Brief Psychodynamic Psychotherapy
Including Intensive Short-Term Dynamic Psychotherapy, ISTDP
Brief psychodynamic psychotherapy originates from psychoanalytic theory. It primarily focuses on an individual's unconscious psychological processes which are thought to underpin dysfunctional thinking and behaviour patterns. The main goal of therapy is to help an individual become aware of unconscious feelings (e.g. anger, shame, guilt) that have been previously suppressed as they are too painful or anxiety-provoking, by challenging the individual's defences (e.g. blaming oneself or others, having an overinflated view of oneself etc) which have kept these feelings out of conscious awareness (Malan, 1995).
The therapy is described as 'brief' as it designed to help resolve emotional problems quickly, by tackling an individual's defences as rapidly as possible. The therapy is also 'dynamic' as it involves working with the individual's unconscious feelings about the past and present (http://istdp.org.uk/).
The therapist will often identify the individual's psychological defences by exploring the interaction between the individual and therapist during the therapy session. Whilst therapy can be an upsetting process at times, as it uncovers painful emotions which may have been warded off for many years, the therapist's role is also to provide a secure and emotionally containing space in which the individual can experience these negative feelings without being afraid of them.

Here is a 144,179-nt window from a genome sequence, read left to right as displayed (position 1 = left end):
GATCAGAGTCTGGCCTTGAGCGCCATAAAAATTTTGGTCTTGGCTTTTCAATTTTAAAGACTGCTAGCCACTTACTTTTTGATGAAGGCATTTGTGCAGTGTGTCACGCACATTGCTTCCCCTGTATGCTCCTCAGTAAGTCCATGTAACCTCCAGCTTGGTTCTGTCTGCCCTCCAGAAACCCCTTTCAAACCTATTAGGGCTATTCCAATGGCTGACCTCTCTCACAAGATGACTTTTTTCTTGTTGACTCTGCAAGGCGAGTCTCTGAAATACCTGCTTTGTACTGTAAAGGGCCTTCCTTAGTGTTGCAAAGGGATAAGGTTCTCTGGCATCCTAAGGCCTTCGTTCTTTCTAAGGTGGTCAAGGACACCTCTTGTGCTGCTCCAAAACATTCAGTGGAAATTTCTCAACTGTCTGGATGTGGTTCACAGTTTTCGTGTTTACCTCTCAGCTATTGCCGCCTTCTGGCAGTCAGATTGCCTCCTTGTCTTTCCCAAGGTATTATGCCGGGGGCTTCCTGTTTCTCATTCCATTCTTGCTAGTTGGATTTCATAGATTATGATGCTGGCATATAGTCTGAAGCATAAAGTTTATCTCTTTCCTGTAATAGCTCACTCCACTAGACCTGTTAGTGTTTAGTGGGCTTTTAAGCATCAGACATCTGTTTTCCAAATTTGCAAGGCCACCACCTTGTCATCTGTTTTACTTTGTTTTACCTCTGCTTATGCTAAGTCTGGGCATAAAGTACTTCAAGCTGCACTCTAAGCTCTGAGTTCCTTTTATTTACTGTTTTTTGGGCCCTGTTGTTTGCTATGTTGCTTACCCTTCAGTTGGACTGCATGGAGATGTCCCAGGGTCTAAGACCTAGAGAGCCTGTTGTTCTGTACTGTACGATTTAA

Individuals presenting with anxiety, depression, obsessive compulsive disorder, relationship difficulties and somatisation disorders (e.g. whereby emotional states are experienced as physical health complaints) can benefit from this form of therapy. It is also appropriate for those with self-destructive behaviour patterns (e.g. promiscuous behaviour, risk taking, illicit drug use) and personality difficulties.
Typically a course of brief psychodynamic therapy may last between 10-20 sessions depending on the severity of an individual's psychological difficulties including the extent of their psychological defences.
Malan, D. & Coughlin Della Selva, P. (2006). Lives transformed: A revolutionary model of dynamic psychotherapy. London: Karnac
Malan, D.H. (1995) Individual psychotherapy and the science of psychodynamics. (2nd. ed). Oxford: Butterworth-Heinemann Ltd.
Intensive Short-Term Psychotherapy (ISTDP):http://istdp.org.uk/